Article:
Hitting the Books

I learned about bingeing. Being the researcher I am, over the years I tried to figure out where the bingeing came from, why I was suddenly doing it, and of course, how I could stop. Well it turns out trying to take fat and carbs out of the diet will leave you feeling very hungry. Seriously, can you believe you can’t function on just green veggies alone? Or at least, you can’t feel full/satisfied.
Yeah, I thought I could do it. I have all the discipline in the world, I thought.
“Umm…hello? Yeah, you’re body here–I count in the equation, too right?”
I figured that out–mostly at the end of the day, when 5-14 miles of running and a lack of sufficient calories caught up with me.
Not only did I do my own research (and as you saw came to one of many conclusions that eating a buttload of fruit would help the bingeing problem and still help me lose weight thanks to 30bananasaday…which, in the end, only made the cravings and bingeing worse), but I had the wonderful, life-altering help from my eating-disorder-sports-related-and-all-that-jazz dietician, Trina Weber (I had to extend the title to emphasize how awesome she is).
Yes, Trina has been fantastic; in fact, for those of you who still suffer from an eating disorder and have not yet sought help, I highly recommend going to a registered Dietician (especially one who is registered for helping those with eating disorders). A counselor/therapist helps things move along nicely, too.
Believe me, I thought seeing a dietitian would be a waste of time. After all, haven’t I learned enough about nutrition over the years to know what I should eat? Aren’t I Rachael, health-nut guru, seeker of ultimate nutrition?
No. Believe it or not, I had to humbly trudge into the dietician’s office and get a swift kick in the butt if I wanted to see improvement in my daily eating. I had to tell myself that yes, I did not know absolutely everything, especially when it came to bingeing and how to eat “right.” After all these years of absorbing different advice from different health-seekers, I felt lost and confused, struggling to find balance again.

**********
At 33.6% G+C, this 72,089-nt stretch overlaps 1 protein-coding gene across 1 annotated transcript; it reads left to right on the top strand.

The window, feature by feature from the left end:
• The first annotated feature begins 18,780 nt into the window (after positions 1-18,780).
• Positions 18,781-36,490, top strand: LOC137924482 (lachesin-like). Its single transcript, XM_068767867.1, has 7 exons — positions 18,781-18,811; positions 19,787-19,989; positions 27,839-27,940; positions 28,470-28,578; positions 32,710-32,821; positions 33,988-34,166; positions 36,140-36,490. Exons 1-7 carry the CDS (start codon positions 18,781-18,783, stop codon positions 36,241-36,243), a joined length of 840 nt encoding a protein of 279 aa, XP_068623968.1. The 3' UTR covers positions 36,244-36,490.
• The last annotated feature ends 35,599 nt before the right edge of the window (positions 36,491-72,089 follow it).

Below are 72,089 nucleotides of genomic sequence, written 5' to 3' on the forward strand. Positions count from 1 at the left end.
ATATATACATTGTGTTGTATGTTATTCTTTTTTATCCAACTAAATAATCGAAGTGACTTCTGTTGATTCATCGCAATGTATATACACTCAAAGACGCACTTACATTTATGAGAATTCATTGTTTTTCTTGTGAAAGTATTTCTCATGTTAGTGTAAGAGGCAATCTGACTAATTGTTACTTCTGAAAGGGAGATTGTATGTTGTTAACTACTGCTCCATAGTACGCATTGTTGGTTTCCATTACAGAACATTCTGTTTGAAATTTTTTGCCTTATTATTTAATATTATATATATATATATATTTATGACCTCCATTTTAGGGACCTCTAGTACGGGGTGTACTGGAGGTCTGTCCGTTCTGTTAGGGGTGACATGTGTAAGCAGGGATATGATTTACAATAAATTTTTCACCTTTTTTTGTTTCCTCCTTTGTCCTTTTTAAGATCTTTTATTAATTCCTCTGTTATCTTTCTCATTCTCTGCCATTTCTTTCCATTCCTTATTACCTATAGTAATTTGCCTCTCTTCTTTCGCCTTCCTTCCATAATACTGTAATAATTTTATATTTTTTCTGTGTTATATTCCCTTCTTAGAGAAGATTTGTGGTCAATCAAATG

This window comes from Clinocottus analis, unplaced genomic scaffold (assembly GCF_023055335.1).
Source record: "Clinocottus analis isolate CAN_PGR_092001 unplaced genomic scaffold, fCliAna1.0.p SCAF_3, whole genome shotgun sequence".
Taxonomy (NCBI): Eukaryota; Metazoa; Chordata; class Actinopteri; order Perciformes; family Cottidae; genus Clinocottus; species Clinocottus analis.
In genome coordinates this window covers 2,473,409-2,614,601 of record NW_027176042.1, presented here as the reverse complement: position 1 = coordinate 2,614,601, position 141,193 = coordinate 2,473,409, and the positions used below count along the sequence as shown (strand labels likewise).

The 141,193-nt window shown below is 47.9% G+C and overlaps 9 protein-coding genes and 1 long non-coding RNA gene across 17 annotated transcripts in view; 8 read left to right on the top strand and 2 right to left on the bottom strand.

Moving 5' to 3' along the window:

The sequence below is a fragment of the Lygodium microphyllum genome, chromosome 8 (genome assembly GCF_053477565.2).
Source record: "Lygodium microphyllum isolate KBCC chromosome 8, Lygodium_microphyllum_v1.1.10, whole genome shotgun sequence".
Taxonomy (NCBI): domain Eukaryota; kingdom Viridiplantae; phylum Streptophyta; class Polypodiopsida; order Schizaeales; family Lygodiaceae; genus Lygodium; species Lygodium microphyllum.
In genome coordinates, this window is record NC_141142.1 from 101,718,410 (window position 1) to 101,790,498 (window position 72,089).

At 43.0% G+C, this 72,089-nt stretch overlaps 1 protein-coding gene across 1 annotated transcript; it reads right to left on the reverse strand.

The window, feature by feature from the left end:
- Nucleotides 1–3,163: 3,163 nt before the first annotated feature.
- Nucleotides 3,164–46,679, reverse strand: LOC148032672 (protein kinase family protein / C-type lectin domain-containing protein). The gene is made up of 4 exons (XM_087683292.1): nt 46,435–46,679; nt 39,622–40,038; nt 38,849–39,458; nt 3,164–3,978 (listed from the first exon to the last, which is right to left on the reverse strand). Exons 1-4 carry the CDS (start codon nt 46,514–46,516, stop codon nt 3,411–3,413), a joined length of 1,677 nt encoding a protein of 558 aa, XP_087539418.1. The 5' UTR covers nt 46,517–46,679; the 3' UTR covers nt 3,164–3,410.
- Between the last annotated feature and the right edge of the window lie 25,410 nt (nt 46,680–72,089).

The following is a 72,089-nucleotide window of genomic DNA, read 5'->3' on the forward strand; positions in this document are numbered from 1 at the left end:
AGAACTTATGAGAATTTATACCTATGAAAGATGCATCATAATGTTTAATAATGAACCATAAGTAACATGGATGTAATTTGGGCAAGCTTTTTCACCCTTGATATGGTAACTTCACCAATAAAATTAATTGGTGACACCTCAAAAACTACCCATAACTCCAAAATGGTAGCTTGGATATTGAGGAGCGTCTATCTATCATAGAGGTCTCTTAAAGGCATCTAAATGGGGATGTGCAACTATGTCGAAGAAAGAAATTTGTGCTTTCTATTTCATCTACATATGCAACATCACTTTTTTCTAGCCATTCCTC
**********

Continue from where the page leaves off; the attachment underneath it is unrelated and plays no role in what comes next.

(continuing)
It was as if I were a child who reverted back to crawling and had to learn how to walk again.

Dietitian Wisdom

Trina was the key to me understanding the terrible cravings I had as well as teaching me how to eat again. Looking back at many of my old posts where I write in despair about the so-called “bingeing” I want to shake that poor, scared girl and explain why she was “bingeing” (i.e., my body was in desperate need for adequate calories either from carbs or fat…both of which I tried to avoid. I actually thought I could stay full off of mere vegetables).
Sure, there can be many different reasons for bingeing–emotional, not eating enough throughout the day or over the period of a few days to months, or not getting in the right macronutrients that your body needs.
For me, bingeing was an emotional response when I had my knee injury. I knew it was emotional because I had cut out certain foods for so long and once I was injured I figured what the heck, I’m just going to eat everything that I would never have let myself eat before. I would shove it into my body even though I wasn’t even hungry; there was something about it that I “had” to have.